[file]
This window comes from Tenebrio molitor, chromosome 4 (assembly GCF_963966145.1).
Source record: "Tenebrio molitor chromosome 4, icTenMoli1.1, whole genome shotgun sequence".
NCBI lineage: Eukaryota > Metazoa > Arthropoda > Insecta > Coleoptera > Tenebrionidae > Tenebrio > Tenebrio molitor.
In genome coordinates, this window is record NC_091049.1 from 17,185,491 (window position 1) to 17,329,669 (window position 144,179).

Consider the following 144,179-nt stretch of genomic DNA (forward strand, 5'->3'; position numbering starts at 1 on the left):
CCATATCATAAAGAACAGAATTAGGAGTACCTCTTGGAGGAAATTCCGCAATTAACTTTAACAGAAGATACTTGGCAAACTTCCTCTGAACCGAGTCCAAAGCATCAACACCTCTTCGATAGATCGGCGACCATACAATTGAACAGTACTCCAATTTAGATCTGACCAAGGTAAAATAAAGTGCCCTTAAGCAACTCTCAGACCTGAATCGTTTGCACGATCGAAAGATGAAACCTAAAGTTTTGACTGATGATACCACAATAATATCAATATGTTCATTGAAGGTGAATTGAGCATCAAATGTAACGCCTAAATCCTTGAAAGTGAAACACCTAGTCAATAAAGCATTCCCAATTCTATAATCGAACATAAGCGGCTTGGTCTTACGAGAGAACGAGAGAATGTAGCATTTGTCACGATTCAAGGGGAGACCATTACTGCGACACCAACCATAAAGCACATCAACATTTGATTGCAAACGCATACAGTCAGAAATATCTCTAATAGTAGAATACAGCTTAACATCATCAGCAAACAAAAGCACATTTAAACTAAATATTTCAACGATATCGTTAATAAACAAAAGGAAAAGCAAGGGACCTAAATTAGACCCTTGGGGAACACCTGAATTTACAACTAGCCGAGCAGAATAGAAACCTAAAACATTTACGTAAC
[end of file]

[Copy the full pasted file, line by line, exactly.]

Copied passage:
This window comes from Tenebrio molitor, chromosome 4 (assembly GCF_963966145.1).
Source record: "Tenebrio molitor chromosome 4, icTenMoli1.1, whole genome shotgun sequence".
NCBI lineage: Eukaryota > Metazoa > Arthropoda > Insecta > Coleoptera > Tenebrionidae > Tenebrio > Tenebrio molitor.
In genome coordinates, this window is record NC_091049.1 from 17,185,491 (window position 1) to 17,329,669 (window position 144,179).

Consider the following 144,179-nt stretch of genomic DNA (forward strand, 5'->3'; position numbering starts at 1 on the left):
CCATATCATAAAGAACAGAATTAGGAGTACCTCTTGGAGGAAATTCCGCAATTAACTTTAACAGAAGATACTTGGCAAACTTCCTCTGAACCGAGTCCAAAGCATCAACACCTCTTCGATAGATCGGCGACCATACAATTGAACAGTACTCCAATTTAGATCTGACCAAGGTAAAATAAAGTGCCCTTAAGCAACTCTCAGACCTGAATCGTTTGCACGATCGAAAGATGAAACCTAAAGTTTTGACTGATGATACCACAATAATATCAATATGTTCATTGAAGGTGAATTGAGCATCAAATGTAACGCCTAAATCCTTGAAAGTGAAACACCTAGTCAATAAAGCATTCCCAATTCTATAATCGAACATAAGCGGCTTGGTCTTACGAGAGAACGAGAGAATGTAGCATTTGTCACGATTCAAGGGGAGACCATTACTGCGACACCAACCATAAAGCACATCAACATTTGATTGCAAACGCATACAGTCAGAAATATCTCTAATAGTAGAATACAGCTTAACATCATCAGCAAACAAAAGCACATTTAAACTAAATATTTCAACGATATCGTTAATAAACAAAAGGAAAAGCAAGGGACCTAAATTAGACCCTTGGGGAACACCTGAATTTACAACTAGCCGAGCAGAATAGAAACCTAAAACATTTACGTAAC